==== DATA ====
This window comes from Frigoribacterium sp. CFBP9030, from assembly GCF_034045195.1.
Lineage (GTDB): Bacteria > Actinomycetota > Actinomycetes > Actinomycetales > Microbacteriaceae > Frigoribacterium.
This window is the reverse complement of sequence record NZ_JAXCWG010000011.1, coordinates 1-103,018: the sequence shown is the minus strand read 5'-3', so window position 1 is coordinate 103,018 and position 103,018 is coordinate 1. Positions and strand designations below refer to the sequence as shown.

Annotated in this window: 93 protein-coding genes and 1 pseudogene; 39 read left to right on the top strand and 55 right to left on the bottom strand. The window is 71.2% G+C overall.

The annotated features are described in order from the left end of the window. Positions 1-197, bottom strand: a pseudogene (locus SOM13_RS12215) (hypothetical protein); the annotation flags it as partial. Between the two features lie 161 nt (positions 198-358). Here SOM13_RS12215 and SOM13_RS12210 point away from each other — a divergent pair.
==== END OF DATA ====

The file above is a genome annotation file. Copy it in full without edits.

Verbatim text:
This window comes from Frigoribacterium sp. CFBP9030, from assembly GCF_034045195.1.
Lineage (GTDB): Bacteria > Actinomycetota > Actinomycetes > Actinomycetales > Microbacteriaceae > Frigoribacterium.
This window is the reverse complement of sequence record NZ_JAXCWG010000011.1, coordinates 1-103,018: the sequence shown is the minus strand read 5'-3', so window position 1 is coordinate 103,018 and position 103,018 is coordinate 1. Positions and strand designations below refer to the sequence as shown.

Annotated in this window: 93 protein-coding genes and 1 pseudogene; 39 read left to right on the top strand and 55 right to left on the bottom strand. The window is 71.2% G+C overall.

The annotated features are described in order from the left end of the window. Positions 1-197, bottom strand: a pseudogene (locus SOM13_RS12215) (hypothetical protein); the annotation flags it as partial. Between the two features lie 161 nt (positions 198-358). Here SOM13_RS12215 and SOM13_RS12210 point away from each other — a divergent pair.